Rethinking Google’s place in your ad budget


iMedia Connection

By Mario Sgambelluri


Are you certain you’re accurately measuring search conversions? New metrics approaches could change your mind.

Roughly a third of all online ad spending goes to Google. But that spending — in fact most search spending — is largely based on a performance measurement standard that “completely ignores everything we know about marketing,” said Young-Bean Song, Atlas Institute’s director of analytics. And it’s not hard to do.

The way we look at search performance is based on the “last ad” standard, according to Song, who spoke at last week’s iMedia Brand Summit in Coconut Point, Fla. The problem with the last ad standard is that it attributes sales to the most recent ad viewed. That’s like attributing a car purchase to the most recent commercial viewed on television. But as we know, a purchase is actually the culmination of thousands of factors. So what about billboards? What about magazine ads? What about rich media ads? Why should Google get all the credit for a sale when it’s typically at the tail-end of a sales funnel that includes marketing through many different media and tactics?

Part of the reason search clicks get so much credit is the way people navigate the web. More often than many of us think, Song explained, people are using search engines and search tool bars to navigate in place of bookmarks, portals or typing URLs in a browser’s address bar.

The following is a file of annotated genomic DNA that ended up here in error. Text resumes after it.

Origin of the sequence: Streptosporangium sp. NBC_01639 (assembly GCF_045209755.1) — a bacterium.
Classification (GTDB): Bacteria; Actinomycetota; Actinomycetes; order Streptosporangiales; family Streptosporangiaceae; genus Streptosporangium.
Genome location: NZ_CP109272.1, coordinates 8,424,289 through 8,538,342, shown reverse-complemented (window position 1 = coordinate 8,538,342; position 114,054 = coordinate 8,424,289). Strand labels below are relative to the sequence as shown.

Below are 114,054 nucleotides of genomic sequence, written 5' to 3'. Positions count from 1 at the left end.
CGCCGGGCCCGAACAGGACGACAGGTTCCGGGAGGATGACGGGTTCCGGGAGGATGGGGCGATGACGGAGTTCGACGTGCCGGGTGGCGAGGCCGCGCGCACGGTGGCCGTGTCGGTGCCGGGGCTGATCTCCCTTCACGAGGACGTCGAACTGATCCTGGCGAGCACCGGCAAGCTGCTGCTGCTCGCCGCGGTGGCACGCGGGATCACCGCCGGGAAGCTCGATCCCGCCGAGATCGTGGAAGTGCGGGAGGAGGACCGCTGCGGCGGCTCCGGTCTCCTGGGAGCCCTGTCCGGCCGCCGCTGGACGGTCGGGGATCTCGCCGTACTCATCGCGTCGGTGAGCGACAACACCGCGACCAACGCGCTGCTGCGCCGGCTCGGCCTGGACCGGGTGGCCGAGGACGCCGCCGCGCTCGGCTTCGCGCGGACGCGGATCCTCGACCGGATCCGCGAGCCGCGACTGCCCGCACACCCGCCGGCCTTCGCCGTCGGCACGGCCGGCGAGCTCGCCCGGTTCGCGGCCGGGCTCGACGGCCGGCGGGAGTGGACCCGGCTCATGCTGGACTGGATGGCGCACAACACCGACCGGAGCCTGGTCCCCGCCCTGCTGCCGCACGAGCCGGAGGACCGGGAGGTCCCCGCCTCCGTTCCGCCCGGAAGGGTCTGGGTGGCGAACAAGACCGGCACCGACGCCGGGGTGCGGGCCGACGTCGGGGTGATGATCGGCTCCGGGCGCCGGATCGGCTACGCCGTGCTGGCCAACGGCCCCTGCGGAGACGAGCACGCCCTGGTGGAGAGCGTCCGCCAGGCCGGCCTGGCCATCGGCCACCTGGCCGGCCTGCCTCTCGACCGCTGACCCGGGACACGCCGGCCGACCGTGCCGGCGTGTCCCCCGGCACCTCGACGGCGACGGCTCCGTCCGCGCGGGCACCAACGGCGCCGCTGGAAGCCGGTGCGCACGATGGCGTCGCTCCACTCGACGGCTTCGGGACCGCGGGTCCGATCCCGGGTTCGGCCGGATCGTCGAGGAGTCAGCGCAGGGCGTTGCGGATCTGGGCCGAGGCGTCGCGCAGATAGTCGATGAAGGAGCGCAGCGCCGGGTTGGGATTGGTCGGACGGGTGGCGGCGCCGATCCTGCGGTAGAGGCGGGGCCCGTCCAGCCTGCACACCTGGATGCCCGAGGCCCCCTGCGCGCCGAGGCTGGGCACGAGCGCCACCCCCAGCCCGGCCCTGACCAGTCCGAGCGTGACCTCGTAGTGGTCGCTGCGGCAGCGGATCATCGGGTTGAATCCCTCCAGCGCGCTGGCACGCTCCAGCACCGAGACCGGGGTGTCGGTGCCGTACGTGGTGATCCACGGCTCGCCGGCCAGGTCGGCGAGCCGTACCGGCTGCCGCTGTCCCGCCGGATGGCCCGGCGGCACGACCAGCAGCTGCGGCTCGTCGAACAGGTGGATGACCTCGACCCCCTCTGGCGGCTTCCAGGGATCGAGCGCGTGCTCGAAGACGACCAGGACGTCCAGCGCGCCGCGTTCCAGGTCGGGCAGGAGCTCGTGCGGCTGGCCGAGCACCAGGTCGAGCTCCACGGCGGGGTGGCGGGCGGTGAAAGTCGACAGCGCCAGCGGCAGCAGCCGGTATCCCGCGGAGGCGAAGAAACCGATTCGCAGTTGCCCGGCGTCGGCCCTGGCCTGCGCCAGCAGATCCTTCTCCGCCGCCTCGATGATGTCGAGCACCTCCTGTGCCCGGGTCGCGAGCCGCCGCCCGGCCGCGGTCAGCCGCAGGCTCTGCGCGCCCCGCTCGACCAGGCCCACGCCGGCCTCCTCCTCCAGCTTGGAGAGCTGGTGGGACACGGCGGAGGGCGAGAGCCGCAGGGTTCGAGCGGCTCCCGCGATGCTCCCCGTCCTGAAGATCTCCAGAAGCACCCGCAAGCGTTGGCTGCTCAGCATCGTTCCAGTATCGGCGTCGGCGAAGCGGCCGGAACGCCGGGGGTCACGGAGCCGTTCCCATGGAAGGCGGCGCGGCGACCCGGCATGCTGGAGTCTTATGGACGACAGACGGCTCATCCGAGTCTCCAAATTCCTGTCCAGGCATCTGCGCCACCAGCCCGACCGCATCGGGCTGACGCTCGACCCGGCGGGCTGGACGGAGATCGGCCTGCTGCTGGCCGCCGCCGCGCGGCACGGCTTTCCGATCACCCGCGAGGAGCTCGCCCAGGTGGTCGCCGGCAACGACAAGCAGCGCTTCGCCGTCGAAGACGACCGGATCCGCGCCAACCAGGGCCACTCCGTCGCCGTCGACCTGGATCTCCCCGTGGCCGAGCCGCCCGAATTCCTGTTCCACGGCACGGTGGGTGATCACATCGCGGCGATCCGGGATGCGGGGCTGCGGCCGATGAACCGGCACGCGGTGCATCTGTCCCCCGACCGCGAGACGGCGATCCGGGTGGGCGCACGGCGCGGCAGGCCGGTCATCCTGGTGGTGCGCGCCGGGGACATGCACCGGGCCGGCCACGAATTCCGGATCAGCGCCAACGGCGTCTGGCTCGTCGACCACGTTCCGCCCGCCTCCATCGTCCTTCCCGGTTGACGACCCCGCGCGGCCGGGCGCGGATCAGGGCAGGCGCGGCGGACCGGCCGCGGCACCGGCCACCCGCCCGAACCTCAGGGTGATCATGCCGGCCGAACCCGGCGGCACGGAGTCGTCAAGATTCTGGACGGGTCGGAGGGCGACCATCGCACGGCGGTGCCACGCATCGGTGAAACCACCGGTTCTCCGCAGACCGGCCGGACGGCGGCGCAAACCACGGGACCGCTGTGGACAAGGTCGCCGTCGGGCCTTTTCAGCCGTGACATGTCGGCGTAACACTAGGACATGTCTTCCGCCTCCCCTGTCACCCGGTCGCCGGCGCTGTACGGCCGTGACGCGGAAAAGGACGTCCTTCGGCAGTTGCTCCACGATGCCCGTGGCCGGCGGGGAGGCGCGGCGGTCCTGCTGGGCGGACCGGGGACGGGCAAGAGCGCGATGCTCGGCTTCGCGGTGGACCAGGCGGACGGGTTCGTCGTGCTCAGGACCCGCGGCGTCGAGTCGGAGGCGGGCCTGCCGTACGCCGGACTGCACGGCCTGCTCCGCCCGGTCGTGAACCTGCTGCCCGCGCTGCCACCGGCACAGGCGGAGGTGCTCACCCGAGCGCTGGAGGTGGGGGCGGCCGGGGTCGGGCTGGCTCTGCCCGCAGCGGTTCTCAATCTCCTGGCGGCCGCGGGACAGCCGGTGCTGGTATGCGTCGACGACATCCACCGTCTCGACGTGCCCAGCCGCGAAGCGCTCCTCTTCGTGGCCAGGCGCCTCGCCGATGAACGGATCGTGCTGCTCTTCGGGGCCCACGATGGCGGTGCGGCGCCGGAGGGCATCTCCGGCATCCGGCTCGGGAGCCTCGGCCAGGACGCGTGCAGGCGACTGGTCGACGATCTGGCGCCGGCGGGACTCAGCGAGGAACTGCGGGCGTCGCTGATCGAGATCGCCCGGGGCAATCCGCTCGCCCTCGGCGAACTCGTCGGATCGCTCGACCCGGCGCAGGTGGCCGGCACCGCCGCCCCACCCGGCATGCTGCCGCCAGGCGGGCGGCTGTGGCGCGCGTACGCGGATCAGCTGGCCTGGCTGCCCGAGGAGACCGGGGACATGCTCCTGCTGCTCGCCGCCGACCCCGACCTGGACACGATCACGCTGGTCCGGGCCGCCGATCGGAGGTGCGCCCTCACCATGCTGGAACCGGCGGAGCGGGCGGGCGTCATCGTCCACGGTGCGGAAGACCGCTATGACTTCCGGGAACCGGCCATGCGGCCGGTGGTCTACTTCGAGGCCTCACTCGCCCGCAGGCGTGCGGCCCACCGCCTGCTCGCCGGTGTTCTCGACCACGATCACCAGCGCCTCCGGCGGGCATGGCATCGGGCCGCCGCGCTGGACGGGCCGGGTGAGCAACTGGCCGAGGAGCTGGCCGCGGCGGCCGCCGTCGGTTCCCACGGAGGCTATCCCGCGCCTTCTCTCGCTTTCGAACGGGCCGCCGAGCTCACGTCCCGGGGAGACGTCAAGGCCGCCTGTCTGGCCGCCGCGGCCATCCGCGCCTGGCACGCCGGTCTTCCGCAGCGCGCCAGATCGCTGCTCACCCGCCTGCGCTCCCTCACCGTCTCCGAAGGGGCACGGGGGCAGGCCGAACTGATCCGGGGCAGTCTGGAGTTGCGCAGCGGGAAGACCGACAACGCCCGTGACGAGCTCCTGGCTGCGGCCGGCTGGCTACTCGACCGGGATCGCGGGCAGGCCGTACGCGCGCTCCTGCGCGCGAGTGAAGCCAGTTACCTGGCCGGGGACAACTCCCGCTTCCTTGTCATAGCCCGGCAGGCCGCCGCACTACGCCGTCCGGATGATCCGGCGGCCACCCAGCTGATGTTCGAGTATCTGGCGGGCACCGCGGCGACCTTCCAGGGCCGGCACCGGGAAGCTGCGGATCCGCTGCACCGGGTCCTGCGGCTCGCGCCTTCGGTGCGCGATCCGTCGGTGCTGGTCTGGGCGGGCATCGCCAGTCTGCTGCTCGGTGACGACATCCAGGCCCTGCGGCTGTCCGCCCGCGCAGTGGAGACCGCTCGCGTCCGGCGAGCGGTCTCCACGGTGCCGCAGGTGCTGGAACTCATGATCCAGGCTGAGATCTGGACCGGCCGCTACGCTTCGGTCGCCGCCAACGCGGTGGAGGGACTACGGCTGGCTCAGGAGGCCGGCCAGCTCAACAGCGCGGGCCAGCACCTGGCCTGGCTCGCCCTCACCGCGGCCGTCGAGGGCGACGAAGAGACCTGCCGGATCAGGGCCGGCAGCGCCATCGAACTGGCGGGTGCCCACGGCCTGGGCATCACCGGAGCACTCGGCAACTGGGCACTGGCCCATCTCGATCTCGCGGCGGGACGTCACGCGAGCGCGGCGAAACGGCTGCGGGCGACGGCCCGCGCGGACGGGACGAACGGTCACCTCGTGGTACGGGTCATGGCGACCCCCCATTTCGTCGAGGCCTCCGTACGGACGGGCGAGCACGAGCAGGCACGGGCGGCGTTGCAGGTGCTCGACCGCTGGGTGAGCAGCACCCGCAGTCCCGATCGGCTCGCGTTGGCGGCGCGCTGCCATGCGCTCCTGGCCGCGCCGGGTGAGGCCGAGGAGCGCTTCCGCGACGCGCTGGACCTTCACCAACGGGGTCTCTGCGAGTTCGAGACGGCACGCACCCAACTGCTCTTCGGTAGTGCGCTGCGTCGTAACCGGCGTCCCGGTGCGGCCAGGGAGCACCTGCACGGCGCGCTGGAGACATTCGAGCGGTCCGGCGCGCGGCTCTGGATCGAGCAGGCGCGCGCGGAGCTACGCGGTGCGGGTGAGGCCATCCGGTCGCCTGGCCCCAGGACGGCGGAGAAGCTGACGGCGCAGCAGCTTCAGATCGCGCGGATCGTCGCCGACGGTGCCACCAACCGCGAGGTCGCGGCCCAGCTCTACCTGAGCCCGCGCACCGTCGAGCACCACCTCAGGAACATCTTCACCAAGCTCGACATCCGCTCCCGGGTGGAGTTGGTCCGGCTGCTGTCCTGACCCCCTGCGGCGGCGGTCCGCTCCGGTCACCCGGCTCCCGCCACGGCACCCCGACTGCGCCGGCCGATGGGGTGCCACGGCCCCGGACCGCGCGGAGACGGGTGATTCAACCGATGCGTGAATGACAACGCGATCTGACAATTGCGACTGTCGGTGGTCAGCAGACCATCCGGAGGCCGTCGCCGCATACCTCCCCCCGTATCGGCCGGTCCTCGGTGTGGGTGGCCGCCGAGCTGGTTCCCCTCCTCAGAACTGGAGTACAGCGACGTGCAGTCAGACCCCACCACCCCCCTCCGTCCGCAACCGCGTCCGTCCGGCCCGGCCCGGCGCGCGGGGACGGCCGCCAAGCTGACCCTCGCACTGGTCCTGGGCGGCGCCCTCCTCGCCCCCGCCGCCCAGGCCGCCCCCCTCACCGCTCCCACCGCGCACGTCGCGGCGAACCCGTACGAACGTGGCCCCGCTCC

According to Atlas research, 71 percent of sponsored search clicks are “navigational” in nature, that is, searches for brand names, website URLs, or repeated clicking of the same ad. Because of this, it’s easy to misinterpret search spending as driving conversions, when in fact, it could be display advertising, an email campaign, or other online tactics that originally drove product awareness or purchase intent.

In an effort to better understand the impact of all online spending, Atlas has adopted a unique approach to measuring online campaigns. Instead of focusing near the conversion point, Atlas looks at all media in a campaign and considers frequency, creative type, recency (proximity to the conversion) and even “last ad.” Considering all these factors, Atlas distributes value (as a fraction of the CPA) to all media in a campaign’s mix.

Until recently, the right measurement tools haven’t been available to weigh the significance of different tactics in a digital campaign. The actual numbers have always been there, hidden away in piles of log files, but according to Song, “The last thing marketers want is more data.” Now, analytics companies like Atlas are able to make these numbers actionable. And with that, the last ad standard should fade.

“That model is going to change,” Song said, “and a new standard is going to emerge.”


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